We’ve all walked down the street, come across a problem––a fallen tree, say--and thought: "Someone should do something about that". But then, of course, we don’t do anything. It’s someone else’s issue. And it’s hard to know what to do, anyway.
Solvish--a new service from designers in Hamburg--takes some of the hassle out of locating, broadcasting, and, hopefully, solving problems. Go to Solvish.com, create an issue-page, describe the problem, and let your friends know about it on Facebook, Twitter, or whatever. They can then follow the problem’s status, and offer support, or assistance.
Anton Exner, who created the site this year with two colleagues, says the reason a lot of problems don’t get fixed is that people don’t follow through. Solvish is meant as a platform where people can not only identify issues, but also as a kind of project-record.
"We are surrounded by problems every day," says Exner. "We see them on TV, or read about them in newspapers, or share them on Facebook. But then they disappear from the timeline. We wanted to create something where you can submit a problem, follow it, and take responsibility. It’s a way of showing some solidarity."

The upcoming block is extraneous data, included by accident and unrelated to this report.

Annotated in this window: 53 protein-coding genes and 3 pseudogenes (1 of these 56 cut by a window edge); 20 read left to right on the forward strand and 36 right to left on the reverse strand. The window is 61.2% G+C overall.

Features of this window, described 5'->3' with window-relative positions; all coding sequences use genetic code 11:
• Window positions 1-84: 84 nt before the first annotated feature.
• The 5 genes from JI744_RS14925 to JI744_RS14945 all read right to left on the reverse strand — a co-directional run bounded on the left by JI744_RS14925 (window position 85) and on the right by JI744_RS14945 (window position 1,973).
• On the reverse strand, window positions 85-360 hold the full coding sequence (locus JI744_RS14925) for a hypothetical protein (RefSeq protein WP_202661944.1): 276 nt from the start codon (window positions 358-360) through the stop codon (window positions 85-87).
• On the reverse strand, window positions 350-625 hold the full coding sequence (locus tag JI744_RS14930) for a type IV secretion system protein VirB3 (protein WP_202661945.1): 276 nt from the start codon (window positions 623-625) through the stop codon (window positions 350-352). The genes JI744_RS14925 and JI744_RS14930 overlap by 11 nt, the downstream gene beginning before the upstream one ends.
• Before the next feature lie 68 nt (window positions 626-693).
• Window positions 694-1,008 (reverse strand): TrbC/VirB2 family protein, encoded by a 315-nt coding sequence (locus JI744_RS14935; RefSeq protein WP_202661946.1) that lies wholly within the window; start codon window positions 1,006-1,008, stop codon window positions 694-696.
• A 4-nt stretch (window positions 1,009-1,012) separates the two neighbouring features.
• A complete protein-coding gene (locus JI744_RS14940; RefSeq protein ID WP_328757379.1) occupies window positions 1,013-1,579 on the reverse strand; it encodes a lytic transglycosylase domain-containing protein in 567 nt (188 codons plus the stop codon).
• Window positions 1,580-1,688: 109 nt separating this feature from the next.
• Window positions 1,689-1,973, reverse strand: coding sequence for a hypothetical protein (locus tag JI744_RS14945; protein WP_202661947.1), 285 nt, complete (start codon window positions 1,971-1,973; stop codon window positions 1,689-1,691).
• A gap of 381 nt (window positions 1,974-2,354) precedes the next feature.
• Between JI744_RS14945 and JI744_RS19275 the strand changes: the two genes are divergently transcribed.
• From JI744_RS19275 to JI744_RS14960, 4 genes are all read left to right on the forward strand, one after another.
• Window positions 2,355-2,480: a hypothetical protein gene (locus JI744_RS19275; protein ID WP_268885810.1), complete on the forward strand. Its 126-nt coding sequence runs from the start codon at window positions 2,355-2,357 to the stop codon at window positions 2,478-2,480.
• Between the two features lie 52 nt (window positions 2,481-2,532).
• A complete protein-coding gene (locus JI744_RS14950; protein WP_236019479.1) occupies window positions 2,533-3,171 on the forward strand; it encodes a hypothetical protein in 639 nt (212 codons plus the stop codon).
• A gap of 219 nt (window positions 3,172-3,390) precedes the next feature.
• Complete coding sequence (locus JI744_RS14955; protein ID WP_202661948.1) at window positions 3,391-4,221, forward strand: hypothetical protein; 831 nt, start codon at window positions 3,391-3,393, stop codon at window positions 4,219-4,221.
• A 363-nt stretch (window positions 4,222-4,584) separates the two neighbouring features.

The premise is also that many problems have universal solutions: what works in one locality can be translated to another. "Hopefully when people submit a problem, it becomes an inspiration for people in other countries, and they say, 'Yes, we have the same situation here.'"
Exner sees several user-groups using the service: concerned citizens, nonprofit organizations, and companies involved in social initiatives. NGOs have already set up pages--including CARE, and Visions 4 Children.
The service is free to everyone to join, and the plan is to be advertising-free. But Exner hopes to offer a premium version for organizations, like corporations, that want extra features.
He thinks there’s a place for a social media-based problem-solving platform outside of giants like Facebook. "Solvish is the place to solve problems. Google+ or Facebook are places for entertainment," he says.